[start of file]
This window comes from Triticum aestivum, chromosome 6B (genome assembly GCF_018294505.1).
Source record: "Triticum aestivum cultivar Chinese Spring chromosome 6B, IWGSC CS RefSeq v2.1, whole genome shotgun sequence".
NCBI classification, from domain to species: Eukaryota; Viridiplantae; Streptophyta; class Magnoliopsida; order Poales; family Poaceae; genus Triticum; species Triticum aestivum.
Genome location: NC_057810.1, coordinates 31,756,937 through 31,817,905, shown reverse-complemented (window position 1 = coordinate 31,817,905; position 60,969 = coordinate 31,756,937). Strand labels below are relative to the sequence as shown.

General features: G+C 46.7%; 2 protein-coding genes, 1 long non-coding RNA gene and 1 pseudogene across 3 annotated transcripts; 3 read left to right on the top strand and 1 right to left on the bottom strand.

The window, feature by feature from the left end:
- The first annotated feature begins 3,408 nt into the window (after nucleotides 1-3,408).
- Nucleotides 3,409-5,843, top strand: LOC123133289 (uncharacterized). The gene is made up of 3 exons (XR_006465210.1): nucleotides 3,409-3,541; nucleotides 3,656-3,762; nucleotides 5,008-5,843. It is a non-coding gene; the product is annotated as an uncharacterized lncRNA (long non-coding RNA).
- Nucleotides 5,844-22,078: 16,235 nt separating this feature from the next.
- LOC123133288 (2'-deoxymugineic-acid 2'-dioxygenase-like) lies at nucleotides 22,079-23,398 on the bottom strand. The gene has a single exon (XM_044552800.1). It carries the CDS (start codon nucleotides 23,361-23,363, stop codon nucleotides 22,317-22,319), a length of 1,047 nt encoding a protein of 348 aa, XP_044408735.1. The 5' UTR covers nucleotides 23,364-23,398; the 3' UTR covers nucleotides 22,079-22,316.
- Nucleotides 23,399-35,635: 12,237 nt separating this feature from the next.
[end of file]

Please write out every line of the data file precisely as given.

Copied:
This window comes from Triticum aestivum, chromosome 6B (genome assembly GCF_018294505.1).
Source record: "Triticum aestivum cultivar Chinese Spring chromosome 6B, IWGSC CS RefSeq v2.1, whole genome shotgun sequence".
NCBI classification, from domain to species: Eukaryota; Viridiplantae; Streptophyta; class Magnoliopsida; order Poales; family Poaceae; genus Triticum; species Triticum aestivum.
Genome location: NC_057810.1, coordinates 31,756,937 through 31,817,905, shown reverse-complemented (window position 1 = coordinate 31,817,905; position 60,969 = coordinate 31,756,937). Strand labels below are relative to the sequence as shown.

General features: G+C 46.7%; 2 protein-coding genes, 1 long non-coding RNA gene and 1 pseudogene across 3 annotated transcripts; 3 read left to right on the top strand and 1 right to left on the bottom strand.

The window, feature by feature from the left end:
- The first annotated feature begins 3,408 nt into the window (after nucleotides 1-3,408).
- Nucleotides 3,409-5,843, top strand: LOC123133289 (uncharacterized). The gene is made up of 3 exons (XR_006465210.1): nucleotides 3,409-3,541; nucleotides 3,656-3,762; nucleotides 5,008-5,843. It is a non-coding gene; the product is annotated as an uncharacterized lncRNA (long non-coding RNA).
- Nucleotides 5,844-22,078: 16,235 nt separating this feature from the next.
- LOC123133288 (2'-deoxymugineic-acid 2'-dioxygenase-like) lies at nucleotides 22,079-23,398 on the bottom strand. The gene has a single exon (XM_044552800.1). It carries the CDS (start codon nucleotides 23,361-23,363, stop codon nucleotides 22,317-22,319), a length of 1,047 nt encoding a protein of 348 aa, XP_044408735.1. The 5' UTR covers nucleotides 23,364-23,398; the 3' UTR covers nucleotides 22,079-22,316.
- Nucleotides 23,399-35,635: 12,237 nt separating this feature from the next.